At 10 o’clock Sunday they were all there ahead of me. Well, I often wonder how they managed it but somehow they knew to come for their salt.


We raised a shepherd dog and I do not know how the children happened to name him “Bryan.” He just liked to get into some devilment and he would get over into the hog lot and get hold of a sow’s ear; hang on to it and pull her around and finally the hog’s ears began getting sore because he pulled them so much. I had driven him out of the lot several times but he would watch me and then be at his old trick again.

One day I let a three-year old chesterwhite boar that weighed 300 pounds out of his pen. The first thing he saw was Bryan biting a sow’s ear. He made a run for him and ran right over the dog; rolled him over and over in the mud. You should have seen Bryan pick himself up and go over the fence before the boar could turn around. Oh, oh, you never saw such a looking dog—mud all over him and rolled into his body! As he lit near me on the ground I took one look at him and then I began to laugh and laugh. The dog would walk around me about 10 feet off and keep his head down. He knew I was laughing at him. He would look at me out of one eye; then had his head sidewise. I would say, “Bryan, will you bite any more sow’s ears?” Did he know what I said? Not once did he ever go into that pen again. He surely figured he got punished and it was a place to stay away from.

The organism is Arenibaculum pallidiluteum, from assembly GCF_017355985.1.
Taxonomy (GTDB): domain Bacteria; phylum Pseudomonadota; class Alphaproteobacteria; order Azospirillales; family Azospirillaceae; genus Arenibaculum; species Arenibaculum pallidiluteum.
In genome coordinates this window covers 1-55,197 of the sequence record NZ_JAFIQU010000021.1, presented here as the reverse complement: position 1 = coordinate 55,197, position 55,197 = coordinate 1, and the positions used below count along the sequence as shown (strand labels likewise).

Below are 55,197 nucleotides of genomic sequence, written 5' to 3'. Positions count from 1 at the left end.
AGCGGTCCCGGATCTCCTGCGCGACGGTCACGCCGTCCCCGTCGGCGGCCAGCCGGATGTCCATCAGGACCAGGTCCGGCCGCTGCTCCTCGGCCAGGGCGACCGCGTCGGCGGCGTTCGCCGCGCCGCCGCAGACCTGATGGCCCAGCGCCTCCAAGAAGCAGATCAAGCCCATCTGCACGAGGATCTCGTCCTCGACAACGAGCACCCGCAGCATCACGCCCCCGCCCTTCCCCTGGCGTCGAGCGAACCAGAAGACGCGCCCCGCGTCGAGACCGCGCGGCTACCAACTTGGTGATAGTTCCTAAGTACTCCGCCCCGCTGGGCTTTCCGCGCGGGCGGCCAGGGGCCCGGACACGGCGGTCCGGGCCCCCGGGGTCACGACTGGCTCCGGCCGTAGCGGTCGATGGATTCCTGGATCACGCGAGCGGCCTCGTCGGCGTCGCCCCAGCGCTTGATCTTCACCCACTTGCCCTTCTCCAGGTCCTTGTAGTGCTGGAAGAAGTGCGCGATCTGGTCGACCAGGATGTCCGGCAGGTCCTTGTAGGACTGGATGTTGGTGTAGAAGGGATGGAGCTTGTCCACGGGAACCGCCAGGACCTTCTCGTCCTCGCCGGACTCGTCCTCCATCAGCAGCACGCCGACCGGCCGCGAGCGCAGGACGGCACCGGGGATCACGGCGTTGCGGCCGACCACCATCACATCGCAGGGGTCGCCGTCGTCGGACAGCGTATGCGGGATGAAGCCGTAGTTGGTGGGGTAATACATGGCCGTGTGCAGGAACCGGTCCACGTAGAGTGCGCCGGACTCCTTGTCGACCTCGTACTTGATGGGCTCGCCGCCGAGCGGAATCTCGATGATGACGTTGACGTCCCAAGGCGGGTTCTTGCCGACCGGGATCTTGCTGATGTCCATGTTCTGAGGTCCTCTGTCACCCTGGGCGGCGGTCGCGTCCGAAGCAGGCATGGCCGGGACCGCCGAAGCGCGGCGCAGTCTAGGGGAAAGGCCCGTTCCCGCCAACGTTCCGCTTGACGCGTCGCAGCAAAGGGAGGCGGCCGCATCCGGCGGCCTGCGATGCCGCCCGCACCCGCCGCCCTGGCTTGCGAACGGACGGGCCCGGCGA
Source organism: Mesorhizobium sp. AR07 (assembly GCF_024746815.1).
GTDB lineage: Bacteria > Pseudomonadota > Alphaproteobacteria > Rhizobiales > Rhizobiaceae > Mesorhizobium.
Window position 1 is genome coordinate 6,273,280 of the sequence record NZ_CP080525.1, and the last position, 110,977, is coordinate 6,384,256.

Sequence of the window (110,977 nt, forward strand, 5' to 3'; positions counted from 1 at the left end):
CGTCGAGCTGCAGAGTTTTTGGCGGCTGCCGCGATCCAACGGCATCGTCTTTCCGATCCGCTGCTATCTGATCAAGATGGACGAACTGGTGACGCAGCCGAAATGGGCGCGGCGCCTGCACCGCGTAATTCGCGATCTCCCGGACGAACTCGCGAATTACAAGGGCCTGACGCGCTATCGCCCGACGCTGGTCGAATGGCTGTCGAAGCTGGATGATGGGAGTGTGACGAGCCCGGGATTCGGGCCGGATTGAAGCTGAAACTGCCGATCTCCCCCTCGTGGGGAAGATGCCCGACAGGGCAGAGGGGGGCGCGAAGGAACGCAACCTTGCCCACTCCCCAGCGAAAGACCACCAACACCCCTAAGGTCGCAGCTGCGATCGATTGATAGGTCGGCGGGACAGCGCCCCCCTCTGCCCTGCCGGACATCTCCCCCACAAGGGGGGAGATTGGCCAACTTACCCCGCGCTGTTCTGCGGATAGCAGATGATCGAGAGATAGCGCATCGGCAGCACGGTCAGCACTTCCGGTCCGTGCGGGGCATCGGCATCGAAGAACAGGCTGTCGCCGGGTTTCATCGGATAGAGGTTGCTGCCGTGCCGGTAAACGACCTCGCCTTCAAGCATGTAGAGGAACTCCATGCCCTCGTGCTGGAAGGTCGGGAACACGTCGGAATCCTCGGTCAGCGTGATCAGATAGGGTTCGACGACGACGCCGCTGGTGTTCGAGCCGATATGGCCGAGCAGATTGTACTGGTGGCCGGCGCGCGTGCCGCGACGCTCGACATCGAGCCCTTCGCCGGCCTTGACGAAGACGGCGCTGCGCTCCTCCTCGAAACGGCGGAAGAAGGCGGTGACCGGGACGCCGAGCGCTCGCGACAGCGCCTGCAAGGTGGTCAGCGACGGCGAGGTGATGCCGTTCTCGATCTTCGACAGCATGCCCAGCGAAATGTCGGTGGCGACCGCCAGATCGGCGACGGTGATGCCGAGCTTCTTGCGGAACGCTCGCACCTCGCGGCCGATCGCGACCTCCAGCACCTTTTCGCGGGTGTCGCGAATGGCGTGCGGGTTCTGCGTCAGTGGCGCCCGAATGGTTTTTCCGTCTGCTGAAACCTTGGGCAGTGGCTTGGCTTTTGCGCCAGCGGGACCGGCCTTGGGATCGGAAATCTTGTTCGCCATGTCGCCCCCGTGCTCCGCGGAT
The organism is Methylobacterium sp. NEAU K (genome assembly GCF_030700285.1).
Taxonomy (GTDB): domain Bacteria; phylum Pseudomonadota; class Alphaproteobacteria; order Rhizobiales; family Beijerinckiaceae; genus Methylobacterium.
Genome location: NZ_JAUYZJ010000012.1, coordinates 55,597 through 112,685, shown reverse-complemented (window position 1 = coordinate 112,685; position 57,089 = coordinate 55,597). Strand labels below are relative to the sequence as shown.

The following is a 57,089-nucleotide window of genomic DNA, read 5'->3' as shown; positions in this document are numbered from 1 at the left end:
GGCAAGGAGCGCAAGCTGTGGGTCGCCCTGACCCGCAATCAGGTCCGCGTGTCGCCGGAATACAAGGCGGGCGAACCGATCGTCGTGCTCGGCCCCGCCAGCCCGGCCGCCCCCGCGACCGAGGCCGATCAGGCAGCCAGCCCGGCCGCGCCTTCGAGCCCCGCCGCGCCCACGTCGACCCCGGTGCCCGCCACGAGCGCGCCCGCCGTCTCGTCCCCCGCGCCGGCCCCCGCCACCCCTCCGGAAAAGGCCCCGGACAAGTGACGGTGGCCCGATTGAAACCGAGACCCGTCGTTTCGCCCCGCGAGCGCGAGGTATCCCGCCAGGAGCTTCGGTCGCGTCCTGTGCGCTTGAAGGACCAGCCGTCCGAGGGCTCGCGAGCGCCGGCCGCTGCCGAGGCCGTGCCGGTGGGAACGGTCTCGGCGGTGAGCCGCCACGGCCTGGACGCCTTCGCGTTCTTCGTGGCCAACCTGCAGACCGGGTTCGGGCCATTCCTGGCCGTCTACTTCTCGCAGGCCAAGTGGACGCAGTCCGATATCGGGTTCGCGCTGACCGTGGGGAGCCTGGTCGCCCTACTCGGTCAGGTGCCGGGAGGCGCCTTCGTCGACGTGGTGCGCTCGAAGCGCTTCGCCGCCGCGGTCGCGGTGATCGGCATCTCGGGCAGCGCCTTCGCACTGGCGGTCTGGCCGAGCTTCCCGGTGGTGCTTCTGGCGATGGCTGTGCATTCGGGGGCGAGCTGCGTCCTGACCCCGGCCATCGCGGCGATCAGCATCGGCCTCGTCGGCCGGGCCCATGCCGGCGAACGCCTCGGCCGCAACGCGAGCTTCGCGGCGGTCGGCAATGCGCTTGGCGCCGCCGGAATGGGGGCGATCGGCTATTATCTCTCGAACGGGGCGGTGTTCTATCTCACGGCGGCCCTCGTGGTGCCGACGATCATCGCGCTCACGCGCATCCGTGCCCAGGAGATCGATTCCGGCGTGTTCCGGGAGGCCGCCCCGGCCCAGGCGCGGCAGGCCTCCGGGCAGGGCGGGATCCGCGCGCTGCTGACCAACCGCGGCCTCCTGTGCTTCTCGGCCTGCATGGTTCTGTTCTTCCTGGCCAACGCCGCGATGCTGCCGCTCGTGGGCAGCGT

On Sunday in the year 1902, the clouds hung heavy and low; the air was moist. I could hear a pack of hounds trailing something up in the wooded hills in the out-range. Te air was ideal for trailing and they were making the old woods ring. It reminded me of the old stories I have heard of with the old planters of Old Virginia fox chases. It sort of lapped over the Ohio River into Ohio and father kept a pack of hounds.